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Old 05-17-2007, 08:24 PM   #31
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Lamingtons are a small block of sponge cake, dipped in a cocoa icing and rolled in coconut. They're often served cut in half with cream and jam inbetween the halves.

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Old 05-18-2007, 03:48 PM   #32
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thanks, Quads. sounds lovely, except no coconut for me, please.

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Old 05-22-2007, 12:28 PM   #33
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Not having been to Australia myself, I think of the "Shrimp on the Barbie" ad, and also (from people who have lived there), of all things, Indian food. Extra coconut for me!
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Old 05-23-2007, 12:42 AM   #34
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Originally Posted by Quadlex
Lamingtons are a small block of sponge cake, dipped in a cocoa icing and rolled in coconut. They're often served cut in half with cream and jam inbetween the halves.

This also brings back memories of my Australian exchange student, Sally. I had completely forgotten about lamingtons. Hmmmm.....I should dig out a recipe and try making them sometime.......but I think I will forgo the cream and jam in between the halves.
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Old 05-23-2007, 05:06 AM   #35
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I always thought lamb was high on the list more then beef
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Old 05-23-2007, 08:40 AM   #36
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well, check it out! while looking up to see what the heck "damper" is, i stumbled across the wiki's entire category of "australian cuisine". lots of interesting new stuff in there...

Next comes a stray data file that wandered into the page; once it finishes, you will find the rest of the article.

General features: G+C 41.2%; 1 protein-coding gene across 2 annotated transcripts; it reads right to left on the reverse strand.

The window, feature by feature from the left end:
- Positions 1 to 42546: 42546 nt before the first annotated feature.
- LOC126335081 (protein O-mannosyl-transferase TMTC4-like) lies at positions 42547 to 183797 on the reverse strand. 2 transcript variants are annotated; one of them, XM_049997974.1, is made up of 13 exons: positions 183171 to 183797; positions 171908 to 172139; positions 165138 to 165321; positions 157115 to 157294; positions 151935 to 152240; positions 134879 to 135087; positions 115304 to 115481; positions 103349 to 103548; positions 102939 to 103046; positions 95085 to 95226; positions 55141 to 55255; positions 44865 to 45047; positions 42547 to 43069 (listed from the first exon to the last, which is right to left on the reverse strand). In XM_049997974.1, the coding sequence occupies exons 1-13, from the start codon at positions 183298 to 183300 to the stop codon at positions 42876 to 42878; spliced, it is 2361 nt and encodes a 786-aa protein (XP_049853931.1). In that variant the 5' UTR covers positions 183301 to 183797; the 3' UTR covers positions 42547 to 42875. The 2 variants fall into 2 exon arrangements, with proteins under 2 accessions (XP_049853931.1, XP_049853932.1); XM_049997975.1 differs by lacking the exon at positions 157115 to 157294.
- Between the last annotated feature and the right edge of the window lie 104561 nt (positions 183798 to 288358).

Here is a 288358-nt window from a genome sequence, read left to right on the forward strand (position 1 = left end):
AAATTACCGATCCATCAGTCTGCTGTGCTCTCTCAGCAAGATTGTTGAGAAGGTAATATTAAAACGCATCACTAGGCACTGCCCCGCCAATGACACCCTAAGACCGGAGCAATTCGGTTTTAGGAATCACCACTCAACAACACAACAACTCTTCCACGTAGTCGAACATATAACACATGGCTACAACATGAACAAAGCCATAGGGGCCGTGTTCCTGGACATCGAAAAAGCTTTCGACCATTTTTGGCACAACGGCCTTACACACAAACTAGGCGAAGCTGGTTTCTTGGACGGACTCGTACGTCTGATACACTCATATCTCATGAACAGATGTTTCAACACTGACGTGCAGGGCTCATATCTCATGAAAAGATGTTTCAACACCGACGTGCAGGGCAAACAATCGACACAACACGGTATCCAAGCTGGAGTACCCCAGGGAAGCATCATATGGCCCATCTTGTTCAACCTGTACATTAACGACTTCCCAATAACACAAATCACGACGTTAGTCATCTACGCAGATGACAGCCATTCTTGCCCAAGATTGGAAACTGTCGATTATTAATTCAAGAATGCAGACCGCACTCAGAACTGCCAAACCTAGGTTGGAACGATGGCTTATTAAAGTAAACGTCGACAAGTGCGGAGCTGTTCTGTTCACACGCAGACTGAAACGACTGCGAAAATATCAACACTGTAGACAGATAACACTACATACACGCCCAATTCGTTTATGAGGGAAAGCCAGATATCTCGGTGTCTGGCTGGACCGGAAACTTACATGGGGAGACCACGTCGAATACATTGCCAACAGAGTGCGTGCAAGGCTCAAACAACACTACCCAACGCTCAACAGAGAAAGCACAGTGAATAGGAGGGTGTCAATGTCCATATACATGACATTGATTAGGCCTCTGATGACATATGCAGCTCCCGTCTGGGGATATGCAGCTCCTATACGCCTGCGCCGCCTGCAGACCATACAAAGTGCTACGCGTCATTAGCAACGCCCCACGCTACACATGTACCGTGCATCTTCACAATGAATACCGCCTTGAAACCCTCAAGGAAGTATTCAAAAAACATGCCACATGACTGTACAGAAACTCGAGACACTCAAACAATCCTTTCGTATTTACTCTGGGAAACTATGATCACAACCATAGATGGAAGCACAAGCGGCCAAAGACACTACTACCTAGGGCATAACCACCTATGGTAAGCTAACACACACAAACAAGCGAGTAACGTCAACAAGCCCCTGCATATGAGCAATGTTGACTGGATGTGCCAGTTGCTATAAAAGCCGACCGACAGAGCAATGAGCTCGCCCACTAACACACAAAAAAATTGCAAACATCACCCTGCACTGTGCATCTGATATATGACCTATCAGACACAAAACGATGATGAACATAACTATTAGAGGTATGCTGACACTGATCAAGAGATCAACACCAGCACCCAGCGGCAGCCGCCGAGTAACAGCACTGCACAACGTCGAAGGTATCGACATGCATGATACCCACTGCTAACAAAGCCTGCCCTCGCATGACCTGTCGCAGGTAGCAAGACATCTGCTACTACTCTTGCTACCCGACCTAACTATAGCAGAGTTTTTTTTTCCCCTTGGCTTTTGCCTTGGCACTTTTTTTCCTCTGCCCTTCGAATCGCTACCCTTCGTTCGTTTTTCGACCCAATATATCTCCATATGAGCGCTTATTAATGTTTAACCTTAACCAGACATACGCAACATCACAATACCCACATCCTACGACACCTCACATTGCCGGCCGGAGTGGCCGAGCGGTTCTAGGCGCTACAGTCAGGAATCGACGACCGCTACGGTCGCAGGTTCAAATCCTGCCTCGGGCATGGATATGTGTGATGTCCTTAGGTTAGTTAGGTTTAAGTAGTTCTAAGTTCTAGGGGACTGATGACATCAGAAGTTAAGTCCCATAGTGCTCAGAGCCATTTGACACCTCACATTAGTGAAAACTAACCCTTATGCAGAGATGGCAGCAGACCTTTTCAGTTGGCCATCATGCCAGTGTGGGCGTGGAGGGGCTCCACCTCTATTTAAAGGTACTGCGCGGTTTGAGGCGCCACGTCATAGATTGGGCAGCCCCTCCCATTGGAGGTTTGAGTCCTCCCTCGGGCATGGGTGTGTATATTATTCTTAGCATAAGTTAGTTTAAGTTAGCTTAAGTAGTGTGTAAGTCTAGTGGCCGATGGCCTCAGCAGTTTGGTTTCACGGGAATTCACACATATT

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Old 09-14-2007, 05:33 AM   #37
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On reading this thread i think a good example of Australian cuisine would be Kangaroo Kransky.
We get fresh kangaroo meat sent to a local Polish butcher who then makes these spiced sausages. Sometimes also stuffed with cheese!

Local ingredients used to create dishes inspired by the many migrants who settle in Australia.

"The Kransky is a type of meat sausage, the Oceanic incarnation of an authentic North Slovenian dish - the kranjska klobasa. The name stems from the Slovene name for the Austro-Hungarian province of Carniola, a province that encompassed most of modern Slovenia .It was introduced to Oceania by the many post-war immigrants from Slovenia who arrived in Australia and New Zealand in the 1940's and 1950's. The Kransky is very popular in Australia and New Zealand." (Wikipedia)

Oh and Scallop Pies! :)
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Old 10-28-2007, 05:54 AM   #38
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One thing about Australian food is that it varies greatly depending on where you live, just like America. In Perth, where I live, Asian is a huge influence on our cuisine, especially Japanese and Thai. Chinese cuisine is really only served in Chinese restaurants and a lot of those are trapped in the '70's! Dim Sum/Yum Cha is big in Perth though. Every second restaurant is Italian and features on most menus (incl Asian restaurants). Crocodile and kangaroo also appears on "Australian" menus but are still pretty uncommon. Seafood is huge but the best seafood restaurants are located out of the city, in the burbs.

I live near the wine region, the Swan Valley, and all of their restaurants feature fusion dishes quite heavily, with most having quite interesting combinations. Don't get a lot of basic cooking in the restaurants and cafes any more but I guess would still feature on the home table. Stir fries, pasta, BBQ's, and fresh seafood and salad would be on most people's dinner tables over here.

As someone mentioned, we are blessed with an abundance of fresh produce and really quite a large range of fruit, vegetables and seafood. Getting something "different" over here can be a case for Sherlock but that is probably more to do with the duopoly of supermarkets than anything else.

As all the other Aussies have said you've got Milo, Tim Tams, Lamingtons, Anzac Biscuits, Meat Pies, Koola Cordial, Sausage Rolls, Snakes Alive, Pavlova, Prawn Kebabs, Chiko Rolls, Iced Vovos, Damper, and lots of lamb and crayfish! It is dinner time over here and I am now starving!!!
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Old 11-01-2007, 11:37 PM   #39
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I think of Clinkers, Violet Crumbles, and Solo (the first two being candy, the third being a lemon drink). But I live just over the ditch in New Zealand, so a lot of our food is very similar (no kangaroo, however!)

Those three things, though, you can't buy here, and I stock up whenever I visit :)

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